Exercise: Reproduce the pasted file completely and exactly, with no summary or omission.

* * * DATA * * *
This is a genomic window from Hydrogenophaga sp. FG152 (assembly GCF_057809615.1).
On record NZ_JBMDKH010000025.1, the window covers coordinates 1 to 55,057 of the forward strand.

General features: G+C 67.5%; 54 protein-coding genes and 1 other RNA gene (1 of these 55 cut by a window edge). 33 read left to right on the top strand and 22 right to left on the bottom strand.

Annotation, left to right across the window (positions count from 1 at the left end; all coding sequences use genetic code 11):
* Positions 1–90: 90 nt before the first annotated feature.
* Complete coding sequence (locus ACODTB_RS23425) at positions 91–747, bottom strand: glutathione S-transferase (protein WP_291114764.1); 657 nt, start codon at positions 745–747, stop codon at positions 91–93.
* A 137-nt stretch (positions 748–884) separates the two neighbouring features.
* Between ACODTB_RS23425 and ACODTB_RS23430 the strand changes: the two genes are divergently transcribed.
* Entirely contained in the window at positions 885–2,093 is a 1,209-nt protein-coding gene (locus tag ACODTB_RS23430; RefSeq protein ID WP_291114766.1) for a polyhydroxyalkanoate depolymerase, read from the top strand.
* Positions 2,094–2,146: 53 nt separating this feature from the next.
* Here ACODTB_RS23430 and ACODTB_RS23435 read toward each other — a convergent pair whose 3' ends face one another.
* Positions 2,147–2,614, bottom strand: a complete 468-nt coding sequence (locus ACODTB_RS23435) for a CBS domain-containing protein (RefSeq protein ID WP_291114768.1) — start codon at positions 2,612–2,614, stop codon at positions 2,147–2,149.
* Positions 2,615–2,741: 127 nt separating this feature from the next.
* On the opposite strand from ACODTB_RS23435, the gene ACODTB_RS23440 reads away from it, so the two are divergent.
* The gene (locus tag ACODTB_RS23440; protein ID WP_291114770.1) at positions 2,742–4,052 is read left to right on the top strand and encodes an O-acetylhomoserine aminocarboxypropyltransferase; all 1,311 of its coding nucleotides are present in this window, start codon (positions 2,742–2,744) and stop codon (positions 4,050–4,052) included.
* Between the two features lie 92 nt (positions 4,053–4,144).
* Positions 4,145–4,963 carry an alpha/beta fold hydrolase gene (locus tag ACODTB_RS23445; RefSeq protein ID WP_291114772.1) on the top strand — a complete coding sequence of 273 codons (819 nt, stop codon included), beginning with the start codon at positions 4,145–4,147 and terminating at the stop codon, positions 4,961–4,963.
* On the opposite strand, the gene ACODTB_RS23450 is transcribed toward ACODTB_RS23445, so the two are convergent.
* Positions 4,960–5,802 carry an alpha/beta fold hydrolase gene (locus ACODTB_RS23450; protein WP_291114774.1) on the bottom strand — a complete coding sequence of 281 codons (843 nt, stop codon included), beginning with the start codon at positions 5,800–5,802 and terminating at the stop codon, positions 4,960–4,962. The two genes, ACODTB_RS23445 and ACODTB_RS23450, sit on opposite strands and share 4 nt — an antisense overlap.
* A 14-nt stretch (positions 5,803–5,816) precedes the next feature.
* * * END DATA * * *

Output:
This is a genomic window from Hydrogenophaga sp. FG152 (assembly GCF_057809615.1).
On record NZ_JBMDKH010000025.1, the window covers coordinates 1 to 55,057 of the forward strand.

General features: G+C 67.5%; 54 protein-coding genes and 1 other RNA gene (1 of these 55 cut by a window edge). 33 read left to right on the top strand and 22 right to left on the bottom strand.

Annotation, left to right across the window (positions count from 1 at the left end; all coding sequences use genetic code 11):
* Positions 1–90: 90 nt before the first annotated feature.
* Complete coding sequence (locus ACODTB_RS23425) at positions 91–747, bottom strand: glutathione S-transferase (protein WP_291114764.1); 657 nt, start codon at positions 745–747, stop codon at positions 91–93.
* A 137-nt stretch (positions 748–884) separates the two neighbouring features.
* Between ACODTB_RS23425 and ACODTB_RS23430 the strand changes: the two genes are divergently transcribed.
* Entirely contained in the window at positions 885–2,093 is a 1,209-nt protein-coding gene (locus tag ACODTB_RS23430; RefSeq protein ID WP_291114766.1) for a polyhydroxyalkanoate depolymerase, read from the top strand.
* Positions 2,094–2,146: 53 nt separating this feature from the next.
* Here ACODTB_RS23430 and ACODTB_RS23435 read toward each other — a convergent pair whose 3' ends face one another.
* Positions 2,147–2,614, bottom strand: a complete 468-nt coding sequence (locus ACODTB_RS23435) for a CBS domain-containing protein (RefSeq protein ID WP_291114768.1) — start codon at positions 2,612–2,614, stop codon at positions 2,147–2,149.
* Positions 2,615–2,741: 127 nt separating this feature from the next.
* On the opposite strand from ACODTB_RS23435, the gene ACODTB_RS23440 reads away from it, so the two are divergent.
* The gene (locus tag ACODTB_RS23440; protein ID WP_291114770.1) at positions 2,742–4,052 is read left to right on the top strand and encodes an O-acetylhomoserine aminocarboxypropyltransferase; all 1,311 of its coding nucleotides are present in this window, start codon (positions 2,742–2,744) and stop codon (positions 4,050–4,052) included.
* Between the two features lie 92 nt (positions 4,053–4,144).
* Positions 4,145–4,963 carry an alpha/beta fold hydrolase gene (locus tag ACODTB_RS23445; RefSeq protein ID WP_291114772.1) on the top strand — a complete coding sequence of 273 codons (819 nt, stop codon included), beginning with the start codon at positions 4,145–4,147 and terminating at the stop codon, positions 4,961–4,963.
* On the opposite strand, the gene ACODTB_RS23450 is transcribed toward ACODTB_RS23445, so the two are convergent.
* Positions 4,960–5,802 carry an alpha/beta fold hydrolase gene (locus ACODTB_RS23450; protein WP_291114774.1) on the bottom strand — a complete coding sequence of 281 codons (843 nt, stop codon included), beginning with the start codon at positions 5,800–5,802 and terminating at the stop codon, positions 4,960–4,962. The two genes, ACODTB_RS23445 and ACODTB_RS23450, sit on opposite strands and share 4 nt — an antisense overlap.
* A 14-nt stretch (positions 5,803–5,816) precedes the next feature.